What's Wrong With Paper at Work?
(#2 of a series.)
First of all, let’s talk about the paperless office. What’s wrong with paper at work and why do we need to embrace the paperless office as an ideal?
Well, we have to publish it, distribute it, file it, retrieve it, copy it, secure it, lose it, reprint it, find it --usually after we have already recreated it! We have to manage it and finally destroy it at the end of its life cycle. It all adds up to a lot of pain in terms of cost, time and hassle.
Printing documents is expensive. It costs $1.90 to print and distribute a single paycheck or pay stub. Do the math and you'll see how much it costs just to handle payroll processing for your organization.
Think about the time you spend looking for documents at work. The average knowledge worker spends 30 to 40% of their time searching for documents. It costs $120 to locate a lost document, and $250 if you have to reproduce it.
We're all used to Google. You can find anything on Google – it's linked to 3 billion web pages. 3 Billion! You can find anything except . . . the business documents you need to do your work every day! But why shouldn't you be able to do that? The Millennial generation entering the workforce will expect that to be their reality.
As you can see, there are some very compelling reasons for embracing the paperless office ideal.
So now let's talk about Cloud Computing. Just what does that mean? Wikipedia defines cloud computing as “Web-based processing, whereby shared resources, software, and information are provided to computers and other devices (such as smartphones) on demand over the Internet.”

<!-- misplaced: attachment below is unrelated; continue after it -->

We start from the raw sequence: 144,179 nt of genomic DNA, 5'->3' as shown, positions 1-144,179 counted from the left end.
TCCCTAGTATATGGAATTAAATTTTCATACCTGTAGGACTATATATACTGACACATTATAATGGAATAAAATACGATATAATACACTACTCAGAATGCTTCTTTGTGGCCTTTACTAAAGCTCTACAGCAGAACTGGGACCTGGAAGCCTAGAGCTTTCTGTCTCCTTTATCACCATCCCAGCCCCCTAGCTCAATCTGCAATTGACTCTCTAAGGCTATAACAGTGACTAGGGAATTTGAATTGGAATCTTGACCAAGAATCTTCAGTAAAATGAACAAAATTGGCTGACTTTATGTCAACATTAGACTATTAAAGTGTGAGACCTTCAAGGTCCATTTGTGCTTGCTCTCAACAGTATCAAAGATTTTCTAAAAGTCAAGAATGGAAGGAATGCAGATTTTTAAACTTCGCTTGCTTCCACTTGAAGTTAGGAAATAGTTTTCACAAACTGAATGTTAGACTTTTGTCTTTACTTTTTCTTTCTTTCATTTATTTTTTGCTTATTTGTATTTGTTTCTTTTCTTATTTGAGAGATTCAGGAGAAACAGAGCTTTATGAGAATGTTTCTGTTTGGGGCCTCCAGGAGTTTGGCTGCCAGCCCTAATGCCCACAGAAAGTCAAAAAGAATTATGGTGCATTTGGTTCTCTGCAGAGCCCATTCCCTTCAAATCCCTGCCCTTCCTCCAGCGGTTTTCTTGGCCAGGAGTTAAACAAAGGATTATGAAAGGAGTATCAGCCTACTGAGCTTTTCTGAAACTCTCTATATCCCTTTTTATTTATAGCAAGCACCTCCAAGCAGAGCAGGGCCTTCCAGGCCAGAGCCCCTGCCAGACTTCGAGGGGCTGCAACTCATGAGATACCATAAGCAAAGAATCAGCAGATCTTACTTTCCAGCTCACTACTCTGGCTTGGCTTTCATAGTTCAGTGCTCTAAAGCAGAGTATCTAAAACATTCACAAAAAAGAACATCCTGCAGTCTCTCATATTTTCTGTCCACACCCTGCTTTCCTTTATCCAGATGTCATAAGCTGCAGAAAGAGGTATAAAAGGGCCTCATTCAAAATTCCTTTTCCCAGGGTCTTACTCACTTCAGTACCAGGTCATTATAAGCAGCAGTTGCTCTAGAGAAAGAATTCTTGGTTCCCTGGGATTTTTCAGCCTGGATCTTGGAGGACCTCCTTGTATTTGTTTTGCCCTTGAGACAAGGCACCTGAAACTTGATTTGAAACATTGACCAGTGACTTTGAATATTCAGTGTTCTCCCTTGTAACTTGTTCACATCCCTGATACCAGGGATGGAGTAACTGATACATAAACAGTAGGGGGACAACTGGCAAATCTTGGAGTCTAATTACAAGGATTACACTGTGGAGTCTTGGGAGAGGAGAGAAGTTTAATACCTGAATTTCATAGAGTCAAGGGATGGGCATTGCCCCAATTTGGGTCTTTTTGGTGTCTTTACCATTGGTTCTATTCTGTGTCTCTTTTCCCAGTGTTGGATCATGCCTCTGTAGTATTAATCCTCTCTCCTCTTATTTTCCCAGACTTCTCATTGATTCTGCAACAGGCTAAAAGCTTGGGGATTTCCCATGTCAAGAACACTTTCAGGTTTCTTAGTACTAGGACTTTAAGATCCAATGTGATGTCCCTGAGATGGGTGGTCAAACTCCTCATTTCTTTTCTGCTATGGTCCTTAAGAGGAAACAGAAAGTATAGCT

Wikipedia is itself a cloud application - a cloud-based knowledge repository - and it illustrates a trend away from traditional paradigms. Who would ever have thought that a free web-based encyclopedia would replace Encyclopedia Britannica or Microsoft's Encarta? Yet, that's exactly what has happened.
You’d be amazed at how much information there is in Wikipedia about Cloud Computing. And, how current it is. It’s being continually updated and that’s a great part of its value.
You may have heard of SalesForce.com. Salesforce started out in 1999 with a vision of transforming the way businesses manage the sales process. Until then, sales force automation was typically an enterprise software implementation costing upwards of $250,000. Sieble was the dominant player.
SalesForce.com pioneered cloud computing and Software as a Service (SaaS) and drastically reduced the price of entry. Their "No Software" logo indicates the relative simplicity and lower cost of not having to implement a solution on-premises. You don't have to buy servers and license software to get the functionality, and you use only as much capacity as you need.
Their vision proved to be accurate, and today they've grown to a $1.6 billion dollar public company.
Enterprise document management is following the same trajectory. Why? Because it's a non-core-competency capability, and the cloud provides an extremely cost-effective platform for achieving that capability very rapidly.
In our next installment we’ll review the top 3 business drivers of Cloud Computing and the top 3 business drivers of The Paperless Office.
Until next time,